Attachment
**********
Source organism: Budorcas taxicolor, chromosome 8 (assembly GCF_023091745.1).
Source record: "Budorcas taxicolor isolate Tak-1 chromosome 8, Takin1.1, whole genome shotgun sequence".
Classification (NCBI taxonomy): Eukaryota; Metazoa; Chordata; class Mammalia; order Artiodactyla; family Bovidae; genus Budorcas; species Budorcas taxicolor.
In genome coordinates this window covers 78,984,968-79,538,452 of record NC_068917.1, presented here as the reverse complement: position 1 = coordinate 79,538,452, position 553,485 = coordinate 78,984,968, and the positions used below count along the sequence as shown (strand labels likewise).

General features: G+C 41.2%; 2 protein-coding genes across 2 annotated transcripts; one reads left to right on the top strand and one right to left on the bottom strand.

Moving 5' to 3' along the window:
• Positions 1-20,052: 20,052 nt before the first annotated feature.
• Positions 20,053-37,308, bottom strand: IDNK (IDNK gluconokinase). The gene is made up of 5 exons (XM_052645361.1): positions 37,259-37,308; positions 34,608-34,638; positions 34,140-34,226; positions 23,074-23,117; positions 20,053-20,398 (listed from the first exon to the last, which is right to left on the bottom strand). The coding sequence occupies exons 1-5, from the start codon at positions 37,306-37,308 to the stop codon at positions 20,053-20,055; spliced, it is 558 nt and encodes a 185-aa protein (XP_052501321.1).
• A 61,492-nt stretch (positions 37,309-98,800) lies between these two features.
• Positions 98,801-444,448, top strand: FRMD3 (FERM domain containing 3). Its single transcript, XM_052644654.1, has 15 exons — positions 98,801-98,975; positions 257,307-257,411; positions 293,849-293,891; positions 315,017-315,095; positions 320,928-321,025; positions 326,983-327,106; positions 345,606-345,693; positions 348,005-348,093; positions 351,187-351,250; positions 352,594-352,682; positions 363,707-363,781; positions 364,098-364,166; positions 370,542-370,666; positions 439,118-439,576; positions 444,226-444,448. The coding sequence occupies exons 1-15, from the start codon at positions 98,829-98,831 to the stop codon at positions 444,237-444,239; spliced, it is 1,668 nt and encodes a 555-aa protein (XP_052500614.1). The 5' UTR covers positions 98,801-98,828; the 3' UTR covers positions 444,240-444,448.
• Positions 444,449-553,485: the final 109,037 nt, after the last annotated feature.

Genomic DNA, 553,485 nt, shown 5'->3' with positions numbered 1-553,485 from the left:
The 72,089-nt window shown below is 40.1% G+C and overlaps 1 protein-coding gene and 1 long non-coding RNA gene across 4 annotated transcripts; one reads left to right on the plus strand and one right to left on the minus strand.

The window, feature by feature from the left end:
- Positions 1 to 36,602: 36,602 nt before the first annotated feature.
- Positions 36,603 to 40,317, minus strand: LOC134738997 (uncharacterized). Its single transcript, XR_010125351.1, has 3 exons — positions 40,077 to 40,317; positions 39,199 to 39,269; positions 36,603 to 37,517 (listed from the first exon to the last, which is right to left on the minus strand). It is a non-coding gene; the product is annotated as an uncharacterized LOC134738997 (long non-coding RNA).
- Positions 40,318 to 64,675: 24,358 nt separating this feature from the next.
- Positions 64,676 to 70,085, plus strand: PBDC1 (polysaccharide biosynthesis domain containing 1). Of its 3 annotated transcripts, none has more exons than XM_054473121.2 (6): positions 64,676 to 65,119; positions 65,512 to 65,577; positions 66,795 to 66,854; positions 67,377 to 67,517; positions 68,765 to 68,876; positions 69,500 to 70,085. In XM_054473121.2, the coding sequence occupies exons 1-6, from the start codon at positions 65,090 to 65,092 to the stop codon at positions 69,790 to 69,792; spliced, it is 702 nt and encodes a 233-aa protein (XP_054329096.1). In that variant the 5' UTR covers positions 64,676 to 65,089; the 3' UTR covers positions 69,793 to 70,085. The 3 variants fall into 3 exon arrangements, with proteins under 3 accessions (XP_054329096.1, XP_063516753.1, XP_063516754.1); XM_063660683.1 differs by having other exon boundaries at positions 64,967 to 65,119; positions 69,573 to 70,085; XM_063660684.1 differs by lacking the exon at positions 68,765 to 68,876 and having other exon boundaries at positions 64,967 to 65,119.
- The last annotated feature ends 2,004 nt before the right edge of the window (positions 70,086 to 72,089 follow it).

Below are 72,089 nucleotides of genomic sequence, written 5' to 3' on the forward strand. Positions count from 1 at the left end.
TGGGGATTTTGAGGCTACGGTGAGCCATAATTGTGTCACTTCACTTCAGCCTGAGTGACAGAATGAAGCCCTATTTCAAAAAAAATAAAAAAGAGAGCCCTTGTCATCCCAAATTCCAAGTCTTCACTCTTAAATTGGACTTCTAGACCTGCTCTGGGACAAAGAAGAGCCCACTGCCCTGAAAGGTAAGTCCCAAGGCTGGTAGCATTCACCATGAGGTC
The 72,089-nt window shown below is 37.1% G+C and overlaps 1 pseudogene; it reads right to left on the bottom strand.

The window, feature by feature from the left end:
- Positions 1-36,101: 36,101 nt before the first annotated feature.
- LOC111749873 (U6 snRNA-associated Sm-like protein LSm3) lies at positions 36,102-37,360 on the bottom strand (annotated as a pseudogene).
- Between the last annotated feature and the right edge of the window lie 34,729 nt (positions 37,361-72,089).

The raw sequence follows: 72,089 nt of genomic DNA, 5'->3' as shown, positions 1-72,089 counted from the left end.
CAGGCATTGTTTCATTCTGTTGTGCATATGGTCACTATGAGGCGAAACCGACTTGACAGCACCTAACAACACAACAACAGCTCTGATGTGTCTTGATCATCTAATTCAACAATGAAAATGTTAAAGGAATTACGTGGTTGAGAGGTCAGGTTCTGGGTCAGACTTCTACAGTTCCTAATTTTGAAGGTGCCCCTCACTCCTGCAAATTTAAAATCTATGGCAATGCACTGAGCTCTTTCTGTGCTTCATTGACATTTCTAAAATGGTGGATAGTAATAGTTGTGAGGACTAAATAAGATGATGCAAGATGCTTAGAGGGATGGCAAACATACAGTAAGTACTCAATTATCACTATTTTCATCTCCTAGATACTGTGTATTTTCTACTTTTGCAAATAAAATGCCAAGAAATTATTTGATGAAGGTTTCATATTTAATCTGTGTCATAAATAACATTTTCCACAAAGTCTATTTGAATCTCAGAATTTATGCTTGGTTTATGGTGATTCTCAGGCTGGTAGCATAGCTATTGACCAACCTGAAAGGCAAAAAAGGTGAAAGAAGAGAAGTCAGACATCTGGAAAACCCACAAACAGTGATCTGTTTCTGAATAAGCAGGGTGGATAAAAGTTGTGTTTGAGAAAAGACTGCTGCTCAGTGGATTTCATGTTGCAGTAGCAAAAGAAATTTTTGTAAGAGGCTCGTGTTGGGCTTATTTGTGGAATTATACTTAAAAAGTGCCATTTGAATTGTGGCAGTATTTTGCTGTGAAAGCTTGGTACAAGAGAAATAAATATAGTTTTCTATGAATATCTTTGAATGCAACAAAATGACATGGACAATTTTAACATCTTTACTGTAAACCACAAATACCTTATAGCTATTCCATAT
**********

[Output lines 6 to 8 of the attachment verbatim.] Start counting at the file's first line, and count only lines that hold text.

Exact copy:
Moving 5' to 3' along the window:
• Positions 1-20,052: 20,052 nt before the first annotated feature.
• Positions 20,053-37,308, bottom strand: IDNK (IDNK gluconokinase). The gene is made up of 5 exons (XM_052645361.1): positions 37,259-37,308; positions 34,608-34,638; positions 34,140-34,226; positions 23,074-23,117; positions 20,053-20,398 (listed from the first exon to the last, which is right to left on the bottom strand). The coding sequence occupies exons 1-5, from the start codon at positions 37,306-37,308 to the stop codon at positions 20,053-20,055; spliced, it is 558 nt and encodes a 185-aa protein (XP_052501321.1).